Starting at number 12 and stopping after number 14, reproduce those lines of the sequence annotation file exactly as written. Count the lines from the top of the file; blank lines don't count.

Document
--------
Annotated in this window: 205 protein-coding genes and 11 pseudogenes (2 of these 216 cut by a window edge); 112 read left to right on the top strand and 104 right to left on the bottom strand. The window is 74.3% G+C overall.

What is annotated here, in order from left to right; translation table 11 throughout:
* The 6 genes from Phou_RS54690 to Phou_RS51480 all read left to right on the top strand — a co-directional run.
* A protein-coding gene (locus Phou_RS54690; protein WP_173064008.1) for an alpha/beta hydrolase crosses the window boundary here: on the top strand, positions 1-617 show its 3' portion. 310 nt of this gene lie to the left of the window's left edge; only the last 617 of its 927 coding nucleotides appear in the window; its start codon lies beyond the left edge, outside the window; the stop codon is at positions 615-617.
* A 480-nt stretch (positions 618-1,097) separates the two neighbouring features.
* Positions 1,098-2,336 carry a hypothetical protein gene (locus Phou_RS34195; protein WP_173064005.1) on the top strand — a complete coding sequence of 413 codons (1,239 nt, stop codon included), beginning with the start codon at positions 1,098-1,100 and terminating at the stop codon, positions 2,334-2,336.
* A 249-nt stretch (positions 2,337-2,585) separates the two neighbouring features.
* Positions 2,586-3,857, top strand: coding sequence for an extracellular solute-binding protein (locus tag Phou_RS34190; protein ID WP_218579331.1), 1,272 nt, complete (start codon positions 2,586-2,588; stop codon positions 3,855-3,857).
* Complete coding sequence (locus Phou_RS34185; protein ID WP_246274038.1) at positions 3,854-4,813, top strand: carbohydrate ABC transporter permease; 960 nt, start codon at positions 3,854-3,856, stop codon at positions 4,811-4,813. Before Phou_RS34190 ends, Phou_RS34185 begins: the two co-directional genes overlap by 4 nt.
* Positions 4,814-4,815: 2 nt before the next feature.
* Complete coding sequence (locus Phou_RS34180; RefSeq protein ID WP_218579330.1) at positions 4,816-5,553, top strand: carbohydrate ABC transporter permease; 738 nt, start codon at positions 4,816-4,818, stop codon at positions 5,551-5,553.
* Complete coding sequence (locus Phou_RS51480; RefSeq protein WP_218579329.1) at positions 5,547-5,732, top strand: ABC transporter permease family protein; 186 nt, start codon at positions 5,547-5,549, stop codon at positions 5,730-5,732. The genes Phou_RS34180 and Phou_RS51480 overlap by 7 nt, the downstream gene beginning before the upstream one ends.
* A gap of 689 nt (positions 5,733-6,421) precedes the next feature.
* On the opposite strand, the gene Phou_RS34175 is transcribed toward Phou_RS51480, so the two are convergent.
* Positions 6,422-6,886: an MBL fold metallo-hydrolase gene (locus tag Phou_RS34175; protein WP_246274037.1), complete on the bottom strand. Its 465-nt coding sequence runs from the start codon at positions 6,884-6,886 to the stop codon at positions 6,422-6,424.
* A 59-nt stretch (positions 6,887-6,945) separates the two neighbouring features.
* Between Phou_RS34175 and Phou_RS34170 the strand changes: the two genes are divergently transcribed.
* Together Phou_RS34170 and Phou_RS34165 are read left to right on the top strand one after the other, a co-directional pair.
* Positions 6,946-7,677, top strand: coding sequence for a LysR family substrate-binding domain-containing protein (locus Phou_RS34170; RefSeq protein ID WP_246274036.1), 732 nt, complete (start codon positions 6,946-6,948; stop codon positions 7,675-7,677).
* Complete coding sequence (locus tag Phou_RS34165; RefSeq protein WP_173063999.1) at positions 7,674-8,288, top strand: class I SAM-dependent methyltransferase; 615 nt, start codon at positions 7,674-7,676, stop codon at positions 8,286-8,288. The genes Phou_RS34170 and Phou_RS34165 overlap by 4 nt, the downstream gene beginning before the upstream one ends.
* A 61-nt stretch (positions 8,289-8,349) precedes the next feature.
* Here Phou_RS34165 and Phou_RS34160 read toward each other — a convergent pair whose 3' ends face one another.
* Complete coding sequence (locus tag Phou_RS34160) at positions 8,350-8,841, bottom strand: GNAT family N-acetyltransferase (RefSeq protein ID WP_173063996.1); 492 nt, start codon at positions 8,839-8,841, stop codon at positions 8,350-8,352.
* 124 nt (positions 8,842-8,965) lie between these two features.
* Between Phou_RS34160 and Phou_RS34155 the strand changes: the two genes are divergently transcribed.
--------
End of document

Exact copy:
* Complete coding sequence (locus Phou_RS51480; RefSeq protein WP_218579329.1) at positions 5,547-5,732, top strand: ABC transporter permease family protein; 186 nt, start codon at positions 5,547-5,549, stop codon at positions 5,730-5,732. The genes Phou_RS34180 and Phou_RS51480 overlap by 7 nt, the downstream gene beginning before the upstream one ends.
* A gap of 689 nt (positions 5,733-6,421) precedes the next feature.
* On the opposite strand, the gene Phou_RS34175 is transcribed toward Phou_RS51480, so the two are convergent.